- In standard evolutionary theory, theorists talk about “selection for replication.” The selfish gene/selfish replicator is the standard model. In an evo devo model, this is an incorrect framework. Evolutionary variation and developmental replication are both working “for” something else—adaptive information, computation, order, complexity, or intelligence. In other words, conventional Darwinism is still missing an adaptive information theory. Consider how many different ways the universe uses replication. There are developmental genes, which are high-fidelity replicated, to conserve the information that has been accumulated, and protect the life cycle. In tension with these are a much larger set of evolutionary genes, constantly reassorting and mutating, to create new information, and generate variety. There is also a vast range in the timescale of replicators, from bacteria to Cicadas (which hide out for 13 years between replications) all the way up to the universe itself as a replicator. There are also a large number of different selection processes operating simultaneously, including natural, sexual, kin, group, developmental, and other forms. There are also a great variety of variation-producing mechanisms. Thus it seems more accurate to say that variation, replication, and selection are fundamental informational-computational mechanisms in service to something else. Not in service to replication, but to the production of adapted information, computation, order, complexity, or intelligence. We need an intelligence-centric view of our universe, the ability to understand how selection, under the right conditions, generates intelligence, a model we refer to as evo devo CNS-I, if we seek to understand how our universe really works.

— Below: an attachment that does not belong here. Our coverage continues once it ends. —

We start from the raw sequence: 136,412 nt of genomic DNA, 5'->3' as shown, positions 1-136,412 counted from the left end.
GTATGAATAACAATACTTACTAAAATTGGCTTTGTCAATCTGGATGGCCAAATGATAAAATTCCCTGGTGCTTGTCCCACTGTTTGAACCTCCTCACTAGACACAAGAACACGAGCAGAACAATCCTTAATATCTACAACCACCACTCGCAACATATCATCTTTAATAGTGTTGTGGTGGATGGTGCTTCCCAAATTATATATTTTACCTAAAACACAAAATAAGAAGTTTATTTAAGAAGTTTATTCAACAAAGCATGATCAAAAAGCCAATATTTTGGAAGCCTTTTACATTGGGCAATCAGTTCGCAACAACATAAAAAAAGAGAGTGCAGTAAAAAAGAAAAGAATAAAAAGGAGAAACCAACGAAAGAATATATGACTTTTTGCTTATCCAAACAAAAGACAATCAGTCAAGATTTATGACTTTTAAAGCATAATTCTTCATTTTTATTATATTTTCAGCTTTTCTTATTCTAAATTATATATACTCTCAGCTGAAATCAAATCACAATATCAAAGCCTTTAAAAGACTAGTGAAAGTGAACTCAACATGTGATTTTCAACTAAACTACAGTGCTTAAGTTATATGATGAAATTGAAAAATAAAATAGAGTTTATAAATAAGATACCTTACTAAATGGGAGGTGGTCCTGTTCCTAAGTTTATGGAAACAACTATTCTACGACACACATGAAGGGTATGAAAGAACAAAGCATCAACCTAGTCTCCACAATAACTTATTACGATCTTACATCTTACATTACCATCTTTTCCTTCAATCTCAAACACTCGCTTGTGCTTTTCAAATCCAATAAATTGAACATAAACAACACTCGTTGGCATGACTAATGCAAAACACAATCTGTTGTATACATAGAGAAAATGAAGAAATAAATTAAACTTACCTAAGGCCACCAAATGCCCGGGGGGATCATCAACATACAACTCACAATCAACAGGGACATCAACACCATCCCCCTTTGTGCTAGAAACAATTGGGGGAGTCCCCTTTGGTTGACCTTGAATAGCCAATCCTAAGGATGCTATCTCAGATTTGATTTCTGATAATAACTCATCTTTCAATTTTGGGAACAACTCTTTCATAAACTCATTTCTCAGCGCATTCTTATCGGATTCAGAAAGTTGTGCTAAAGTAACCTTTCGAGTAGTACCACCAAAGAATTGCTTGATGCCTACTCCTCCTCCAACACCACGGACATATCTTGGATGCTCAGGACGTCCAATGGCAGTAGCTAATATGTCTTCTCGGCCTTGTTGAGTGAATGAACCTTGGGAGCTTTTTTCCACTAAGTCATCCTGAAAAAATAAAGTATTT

Many biologists today would argue that evolutionary process is a primarily contingent, diversity generating, and increasingly contingent and unpredictable process. So it is a small change in definition for us to restrict the term evolution to only such processes, in living and nonliving systems. Many evolutionary biologists might not like that restriction, but from my perspective, evolutionary biology today offers a view of life and selection that is dangerously incomplete. It has long neglected the physical and informational roles of development, particularly with respect to the selective environment. Fortunately, evo-devo biology is helping to rehabilitate development as a process in living systems, but to understand selection, we must also consider development at universal scales. Nowhere is this more obvious than in human civilization, which has many poorly characterized developmental processes, some of which we discuss in this chapter and in our chapter on acceleration, which in turn must broadly influence selection.